PetroSA makes plans for new oil and gas facilities

Oct 25, 2007 02:00 AM

PetroSA, the South-African state-owned oil company, has announced plans to invest about R 50 bn over the next six years in building a new crude oil refinery and a liquefied natural gas receiving terminal.
If both projects are located in Coega, Eastern Cape, as is envisaged, they will represent a major boost for the economy. A state-owned refinery will secure South Africa’s oil supplies and make a favourable contribution to the country’s balance of payments.

The CEO of PetroSA Sipho Mkhize told Parliament’s minerals and energy committee that partners would be sought for a R 39 bn oil refinery which was expected to come on stream in 2014-15 with a capacity to produce about 200,000 barrels of refined oil a day. He said Minerals and Energy Minister Buyelwa Sonjica was awaiting the outcome of the feasibility studies -- likely to be concluded in 2009 -- before giving the project the green light.
PetroSA would be looking for an equity investor or a co-investor to either supply crude oil feedstock or take off some of the production. Mkhize said that Sasol could participate if it wanted to.

PetroSA, which produced a net profit of R 2,8 bn in the year to end-March, has a cash pile of R 10,7 bn of its own that it can use for the project and is in negotiations with its holding company, the Central Energy Fund (CEF), about getting a dividend “holiday” over the next few years so it can accumulate more funds. Through the CEF, PetroSA has paid the government about R 1,2 bn in dividends in the past two years.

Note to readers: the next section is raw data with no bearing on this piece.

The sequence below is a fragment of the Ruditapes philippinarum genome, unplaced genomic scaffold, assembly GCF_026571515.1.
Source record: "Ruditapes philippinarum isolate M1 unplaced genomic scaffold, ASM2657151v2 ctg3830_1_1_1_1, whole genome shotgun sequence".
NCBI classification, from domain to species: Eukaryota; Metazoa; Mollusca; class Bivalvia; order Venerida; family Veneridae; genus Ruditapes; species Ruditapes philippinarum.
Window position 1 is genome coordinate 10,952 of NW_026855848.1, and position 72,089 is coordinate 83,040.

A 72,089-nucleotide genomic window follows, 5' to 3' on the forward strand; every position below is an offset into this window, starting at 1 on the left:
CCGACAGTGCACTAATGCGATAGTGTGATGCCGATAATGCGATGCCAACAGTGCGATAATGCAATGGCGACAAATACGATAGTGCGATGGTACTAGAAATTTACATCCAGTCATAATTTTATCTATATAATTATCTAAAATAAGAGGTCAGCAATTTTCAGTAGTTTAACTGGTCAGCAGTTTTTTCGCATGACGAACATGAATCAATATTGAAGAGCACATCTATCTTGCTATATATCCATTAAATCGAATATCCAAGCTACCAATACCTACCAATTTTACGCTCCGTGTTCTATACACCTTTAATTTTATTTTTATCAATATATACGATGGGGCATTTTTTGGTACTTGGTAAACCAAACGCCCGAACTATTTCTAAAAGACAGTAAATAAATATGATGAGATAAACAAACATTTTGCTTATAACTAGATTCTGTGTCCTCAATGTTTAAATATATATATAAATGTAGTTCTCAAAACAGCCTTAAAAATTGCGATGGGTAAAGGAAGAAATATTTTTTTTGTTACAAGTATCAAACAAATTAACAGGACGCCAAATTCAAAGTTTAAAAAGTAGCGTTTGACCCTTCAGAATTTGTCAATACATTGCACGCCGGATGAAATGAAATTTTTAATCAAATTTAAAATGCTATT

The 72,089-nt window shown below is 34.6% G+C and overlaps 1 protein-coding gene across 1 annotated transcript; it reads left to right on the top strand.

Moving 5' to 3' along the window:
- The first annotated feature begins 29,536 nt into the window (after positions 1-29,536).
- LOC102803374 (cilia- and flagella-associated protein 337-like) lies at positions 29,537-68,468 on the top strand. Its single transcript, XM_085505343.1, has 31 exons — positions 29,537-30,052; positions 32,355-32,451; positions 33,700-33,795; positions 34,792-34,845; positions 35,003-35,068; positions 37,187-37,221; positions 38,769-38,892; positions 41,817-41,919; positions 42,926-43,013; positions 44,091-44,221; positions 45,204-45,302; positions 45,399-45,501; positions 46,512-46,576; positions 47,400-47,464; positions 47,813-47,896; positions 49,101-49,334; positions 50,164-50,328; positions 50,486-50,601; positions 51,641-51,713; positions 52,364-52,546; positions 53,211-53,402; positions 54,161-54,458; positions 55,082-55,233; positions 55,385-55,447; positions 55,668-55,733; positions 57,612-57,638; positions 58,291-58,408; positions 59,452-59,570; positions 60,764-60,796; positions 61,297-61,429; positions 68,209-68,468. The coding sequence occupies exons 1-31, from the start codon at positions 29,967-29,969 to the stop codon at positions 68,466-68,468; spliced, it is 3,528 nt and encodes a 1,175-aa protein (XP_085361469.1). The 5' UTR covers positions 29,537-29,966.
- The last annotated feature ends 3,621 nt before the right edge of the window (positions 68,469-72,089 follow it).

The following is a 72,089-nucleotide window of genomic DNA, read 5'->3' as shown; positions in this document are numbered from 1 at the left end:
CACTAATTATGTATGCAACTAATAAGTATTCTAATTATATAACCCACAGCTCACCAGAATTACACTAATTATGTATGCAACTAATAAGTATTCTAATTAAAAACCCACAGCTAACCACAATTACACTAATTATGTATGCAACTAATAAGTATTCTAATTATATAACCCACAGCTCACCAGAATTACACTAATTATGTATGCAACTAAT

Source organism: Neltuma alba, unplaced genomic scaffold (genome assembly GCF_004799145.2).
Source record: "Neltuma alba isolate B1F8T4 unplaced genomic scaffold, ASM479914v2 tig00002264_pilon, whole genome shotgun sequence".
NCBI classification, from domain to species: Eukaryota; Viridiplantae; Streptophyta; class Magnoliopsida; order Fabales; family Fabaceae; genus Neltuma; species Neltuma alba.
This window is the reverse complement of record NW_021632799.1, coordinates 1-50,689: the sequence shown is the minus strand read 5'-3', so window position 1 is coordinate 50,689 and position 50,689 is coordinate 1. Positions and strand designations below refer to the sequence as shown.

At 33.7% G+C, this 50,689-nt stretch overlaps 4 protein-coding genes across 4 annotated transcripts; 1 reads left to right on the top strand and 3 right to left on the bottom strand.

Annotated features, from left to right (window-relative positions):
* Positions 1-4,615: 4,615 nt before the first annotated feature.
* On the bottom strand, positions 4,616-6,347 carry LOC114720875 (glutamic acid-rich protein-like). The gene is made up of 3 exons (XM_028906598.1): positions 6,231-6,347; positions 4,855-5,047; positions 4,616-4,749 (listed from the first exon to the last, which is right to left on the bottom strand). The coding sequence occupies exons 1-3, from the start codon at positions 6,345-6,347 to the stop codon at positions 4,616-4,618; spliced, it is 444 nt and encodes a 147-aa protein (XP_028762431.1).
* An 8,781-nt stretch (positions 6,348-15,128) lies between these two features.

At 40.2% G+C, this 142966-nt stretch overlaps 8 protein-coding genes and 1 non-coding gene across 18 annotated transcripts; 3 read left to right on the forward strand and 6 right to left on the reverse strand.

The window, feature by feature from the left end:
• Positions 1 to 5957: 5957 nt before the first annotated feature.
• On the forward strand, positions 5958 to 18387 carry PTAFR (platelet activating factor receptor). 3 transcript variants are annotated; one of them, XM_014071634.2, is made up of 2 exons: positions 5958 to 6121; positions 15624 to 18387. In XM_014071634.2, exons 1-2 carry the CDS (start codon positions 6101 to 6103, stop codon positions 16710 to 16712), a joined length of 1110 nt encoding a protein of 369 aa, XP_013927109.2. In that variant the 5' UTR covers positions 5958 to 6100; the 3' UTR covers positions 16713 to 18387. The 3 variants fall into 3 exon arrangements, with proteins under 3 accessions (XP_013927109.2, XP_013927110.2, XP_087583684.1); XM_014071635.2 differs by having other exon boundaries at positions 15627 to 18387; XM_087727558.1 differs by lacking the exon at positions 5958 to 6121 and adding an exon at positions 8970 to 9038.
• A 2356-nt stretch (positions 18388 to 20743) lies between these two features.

The planned refinery will contribute to greater security of energy supply for South Africa, which is forecast to need about 280,000 more bpd by 2020.

The refinery project, dubbed Project Mthombo, is a direct response to the government’s energy security master plan, which recommended that PetroSA procure about 30 % of all crude oil consumed in South Africa.
“Based on the current rate of demand growth, the demand for fuel in South Africa will justify a new crude oil refinery within the next five to seven years. Once the technical specifications and commercial aspects of the project have been clarified, the final investment decision will be made around 2010-11,” Mkhize said.

Coega was chosen as a tentative site over Saldanha Bay, Richards Bay and Newcastle. Mkhize estimated the project would generate about 1,000 direct jobs, about 5,000 indirect jobs during operations and about 10,000 jobs during construction.
The South African Petroleum Industry Association welcomed the announcement, saying any effort to help address the shortfall of petrol supply in South Africa was crucial. Executive director Connel Ngcukana said the shortfall in liquid fuel by the time the refinery came on stream in 2014 was expected to exceed 7-bn litres. This meant South Africa’s increased importation of the refined product would be at a huge cost to the taxes and have implications for the country’s balance of payments.

Ngcukana questioned the location of the refinery, noting that the primary demand for liquid fuel was inland and that a refinery on the south coast presented problems in getting the product to its primary market.
“The decision could be linked to the need to provide jobs in the area and the large automotive industry in the region, but the planned volumes are too big and the demand is really inland,” Ngcukana said.

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